High-flying real estate agents making their name selling properties above the $5 million mark base their success on a mixture of direct communication with vendors and potential buyers and appropriate marketing.
Many suggest the ‘spare no expense’ approach to property marketing is the most effective and demanded approach when listing a prestige, luxury or high-end property. Many potential residents consider a $5,000 per quarter strata fee extremely reasonable when adding up the cost of all the bells and whistles commonly featured in such apartments.
Simon Polito, real estate agent for Laing, recently sold a 239 square metre three-bedroom apartment skirting Sydney’s Hyde Park for $5.7 million. The apartment, which features 'everything’, sold three days prior to auction on the back of a six-week campaign.
Mr Polito told Real Estate Business the main reason he achieved the high price was due to the successful marketing campaign.
“We went all out with all the premium print and online listings in local and international papers and we had a hot buyer who wanted to do extra due diligence, so we pushed a four-week advertising campaign out by two extra weeks and sold three days prior to auction,” Mr Polito said.
“It was a weird scenario because we sold to a local guy who was buying for friends overseas in China, which is also another reason we took that long … Last week we sold a property for over $3 million in the same building to a local family and we are finding a lot of people from Sydney’s north shore are currently downsizing.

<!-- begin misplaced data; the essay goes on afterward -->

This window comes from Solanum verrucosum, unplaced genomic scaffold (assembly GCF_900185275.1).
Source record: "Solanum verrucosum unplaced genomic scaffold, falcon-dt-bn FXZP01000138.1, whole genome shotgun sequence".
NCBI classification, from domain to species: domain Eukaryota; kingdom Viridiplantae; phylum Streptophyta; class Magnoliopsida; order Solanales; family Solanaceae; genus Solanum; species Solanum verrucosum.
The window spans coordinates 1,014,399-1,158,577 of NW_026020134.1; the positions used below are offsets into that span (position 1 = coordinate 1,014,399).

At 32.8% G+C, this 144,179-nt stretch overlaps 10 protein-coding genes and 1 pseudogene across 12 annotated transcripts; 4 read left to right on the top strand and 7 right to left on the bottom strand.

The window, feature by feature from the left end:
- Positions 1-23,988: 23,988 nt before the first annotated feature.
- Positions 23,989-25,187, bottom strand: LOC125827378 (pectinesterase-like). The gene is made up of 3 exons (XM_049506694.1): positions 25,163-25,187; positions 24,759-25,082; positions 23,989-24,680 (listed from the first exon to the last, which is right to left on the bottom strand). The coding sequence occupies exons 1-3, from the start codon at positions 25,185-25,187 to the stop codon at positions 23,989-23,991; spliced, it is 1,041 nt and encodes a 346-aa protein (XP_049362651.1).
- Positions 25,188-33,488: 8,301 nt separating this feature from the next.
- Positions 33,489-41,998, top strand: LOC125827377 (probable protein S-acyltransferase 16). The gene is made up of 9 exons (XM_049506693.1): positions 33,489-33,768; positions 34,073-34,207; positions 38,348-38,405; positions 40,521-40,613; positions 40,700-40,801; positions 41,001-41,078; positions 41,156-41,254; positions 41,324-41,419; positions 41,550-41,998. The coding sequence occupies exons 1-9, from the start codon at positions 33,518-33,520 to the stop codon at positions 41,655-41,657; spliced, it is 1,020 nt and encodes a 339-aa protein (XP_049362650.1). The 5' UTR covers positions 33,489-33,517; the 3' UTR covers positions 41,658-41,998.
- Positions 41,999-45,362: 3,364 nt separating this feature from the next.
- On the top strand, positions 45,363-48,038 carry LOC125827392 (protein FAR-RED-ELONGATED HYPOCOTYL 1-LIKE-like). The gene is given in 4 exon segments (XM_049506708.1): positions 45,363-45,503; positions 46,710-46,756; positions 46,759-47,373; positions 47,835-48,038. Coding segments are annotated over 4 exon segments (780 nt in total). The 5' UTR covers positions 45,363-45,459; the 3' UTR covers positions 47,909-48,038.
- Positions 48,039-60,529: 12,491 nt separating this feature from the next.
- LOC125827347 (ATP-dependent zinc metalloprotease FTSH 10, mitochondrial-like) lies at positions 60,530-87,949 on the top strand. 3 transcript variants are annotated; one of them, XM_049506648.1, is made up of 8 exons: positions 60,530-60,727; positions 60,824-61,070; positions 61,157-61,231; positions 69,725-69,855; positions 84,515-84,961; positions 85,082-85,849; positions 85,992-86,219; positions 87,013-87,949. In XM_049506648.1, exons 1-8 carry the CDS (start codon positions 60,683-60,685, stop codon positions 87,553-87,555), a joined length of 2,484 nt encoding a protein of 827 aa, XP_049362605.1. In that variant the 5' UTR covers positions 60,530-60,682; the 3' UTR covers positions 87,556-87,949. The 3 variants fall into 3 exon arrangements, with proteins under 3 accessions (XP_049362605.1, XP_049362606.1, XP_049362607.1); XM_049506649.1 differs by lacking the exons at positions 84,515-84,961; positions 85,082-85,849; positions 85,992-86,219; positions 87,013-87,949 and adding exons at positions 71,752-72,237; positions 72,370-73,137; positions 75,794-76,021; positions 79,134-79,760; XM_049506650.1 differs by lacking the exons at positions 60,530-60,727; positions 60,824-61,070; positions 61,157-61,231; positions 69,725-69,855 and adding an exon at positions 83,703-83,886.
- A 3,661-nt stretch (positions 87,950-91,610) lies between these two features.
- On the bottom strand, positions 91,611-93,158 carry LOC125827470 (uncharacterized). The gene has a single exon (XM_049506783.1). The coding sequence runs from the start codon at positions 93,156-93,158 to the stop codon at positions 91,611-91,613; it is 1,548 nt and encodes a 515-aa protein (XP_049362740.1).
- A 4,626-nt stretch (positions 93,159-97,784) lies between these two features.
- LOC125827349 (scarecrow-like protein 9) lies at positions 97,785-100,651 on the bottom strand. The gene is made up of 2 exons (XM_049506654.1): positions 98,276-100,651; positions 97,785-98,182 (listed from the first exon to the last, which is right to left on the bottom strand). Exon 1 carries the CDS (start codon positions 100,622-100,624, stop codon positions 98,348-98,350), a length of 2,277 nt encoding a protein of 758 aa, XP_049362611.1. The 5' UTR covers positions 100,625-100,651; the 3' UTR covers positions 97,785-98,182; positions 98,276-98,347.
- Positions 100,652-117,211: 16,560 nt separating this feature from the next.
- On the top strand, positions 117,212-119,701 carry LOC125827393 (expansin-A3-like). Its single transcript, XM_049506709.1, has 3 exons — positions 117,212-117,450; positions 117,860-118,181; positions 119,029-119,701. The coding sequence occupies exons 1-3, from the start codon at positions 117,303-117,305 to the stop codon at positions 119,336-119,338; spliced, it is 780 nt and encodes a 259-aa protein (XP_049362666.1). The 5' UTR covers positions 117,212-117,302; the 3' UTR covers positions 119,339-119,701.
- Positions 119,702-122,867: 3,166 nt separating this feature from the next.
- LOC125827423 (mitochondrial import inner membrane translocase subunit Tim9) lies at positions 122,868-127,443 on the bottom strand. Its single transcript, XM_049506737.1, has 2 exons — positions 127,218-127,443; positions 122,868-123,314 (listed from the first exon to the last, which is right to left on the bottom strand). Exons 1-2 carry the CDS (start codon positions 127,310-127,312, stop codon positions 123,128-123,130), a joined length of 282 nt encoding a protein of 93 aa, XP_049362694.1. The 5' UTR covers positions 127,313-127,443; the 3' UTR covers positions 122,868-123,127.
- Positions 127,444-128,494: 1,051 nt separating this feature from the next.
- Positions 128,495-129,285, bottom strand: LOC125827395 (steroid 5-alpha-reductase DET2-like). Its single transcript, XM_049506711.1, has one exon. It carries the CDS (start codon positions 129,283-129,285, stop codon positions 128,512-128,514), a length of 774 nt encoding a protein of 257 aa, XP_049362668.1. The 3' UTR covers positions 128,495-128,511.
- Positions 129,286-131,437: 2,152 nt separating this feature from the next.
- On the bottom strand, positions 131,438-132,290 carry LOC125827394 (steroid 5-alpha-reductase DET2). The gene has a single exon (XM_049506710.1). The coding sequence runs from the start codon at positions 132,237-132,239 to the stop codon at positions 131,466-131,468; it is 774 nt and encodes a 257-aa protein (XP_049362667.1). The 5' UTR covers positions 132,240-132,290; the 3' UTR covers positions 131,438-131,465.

“The upkeep of a large home is quite significant – we recently sold one apartment in Sydney’s lower north shore that was a huge estate with a full-time gardener for a downsizer, and we often sell studios for that very reason – the owners can live in the city and go back to their other home at the weekends.”
Similar situations occur for wealthy investors looking to buy holiday homes in Australia’s most pristine and welcoming surroundings.
Tom Offermann, pricipal of Tom Offermann Real Estate in Noosa Heads, said the interesting part about marketing a property for sale in Noosa is that interest can come from anywhere around the country or world.
He recently sold a holiday home for around $5.7 million to new owners from nearby Brisbane and said there is a very high proportion of discretionary property in Noosa, with around two or three homes primarily used as holiday homes.
Mr Offermann said you often need a fairly widespread marketing mix to reach into the areas where people are prepared to pay multi-million dollars for a holiday home that may even be left vacant for periods throughout the year.
“We have a marketing strategy that includes the major Australian outlets but we also advertise in a lot of expat publications around the world. Selling at this level often means furniture is included since most people see such a property as walk-in walk-out due to the high value to the buyers being the convenience to beaches and shops,” Mr Offermann said.
“We have a clearance rate of 73 per cent including post-auction sales, and under the hammer 40-50 per cent of some high-value properties have been taking up to a year to sell … Most people would believe spring or summer is the best selling period but an analysis of our high-end sales has found 63 per cent of all sales in the last three years have been over $3 million.”